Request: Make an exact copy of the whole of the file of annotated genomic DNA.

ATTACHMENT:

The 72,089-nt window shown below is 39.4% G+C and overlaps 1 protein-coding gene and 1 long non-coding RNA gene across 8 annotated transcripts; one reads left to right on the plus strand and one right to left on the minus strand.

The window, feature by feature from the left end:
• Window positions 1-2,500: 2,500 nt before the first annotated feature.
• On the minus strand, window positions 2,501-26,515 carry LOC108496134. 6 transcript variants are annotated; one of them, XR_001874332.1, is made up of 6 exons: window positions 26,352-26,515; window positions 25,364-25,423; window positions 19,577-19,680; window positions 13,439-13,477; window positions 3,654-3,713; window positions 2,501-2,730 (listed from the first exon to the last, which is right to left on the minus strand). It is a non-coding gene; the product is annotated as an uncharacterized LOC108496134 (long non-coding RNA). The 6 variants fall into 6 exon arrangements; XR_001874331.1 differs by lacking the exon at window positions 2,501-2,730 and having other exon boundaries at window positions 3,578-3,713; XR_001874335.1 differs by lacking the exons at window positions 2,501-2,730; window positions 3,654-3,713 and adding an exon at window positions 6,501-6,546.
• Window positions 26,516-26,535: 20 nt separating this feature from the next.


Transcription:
The 72,089-nt window shown below is 39.4% G+C and overlaps 1 protein-coding gene and 1 long non-coding RNA gene across 8 annotated transcripts; one reads left to right on the plus strand and one right to left on the minus strand.

The window, feature by feature from the left end:
• Window positions 1-2,500: 2,500 nt before the first annotated feature.
• On the minus strand, window positions 2,501-26,515 carry LOC108496134. 6 transcript variants are annotated; one of them, XR_001874332.1, is made up of 6 exons: window positions 26,352-26,515; window positions 25,364-25,423; window positions 19,577-19,680; window positions 13,439-13,477; window positions 3,654-3,713; window positions 2,501-2,730 (listed from the first exon to the last, which is right to left on the minus strand). It is a non-coding gene; the product is annotated as an uncharacterized LOC108496134 (long non-coding RNA). The 6 variants fall into 6 exon arrangements; XR_001874331.1 differs by lacking the exon at window positions 2,501-2,730 and having other exon boundaries at window positions 3,578-3,713; XR_001874335.1 differs by lacking the exons at window positions 2,501-2,730; window positions 3,654-3,713 and adding an exon at window positions 6,501-6,546.
• Window positions 26,516-26,535: 20 nt separating this feature from the next.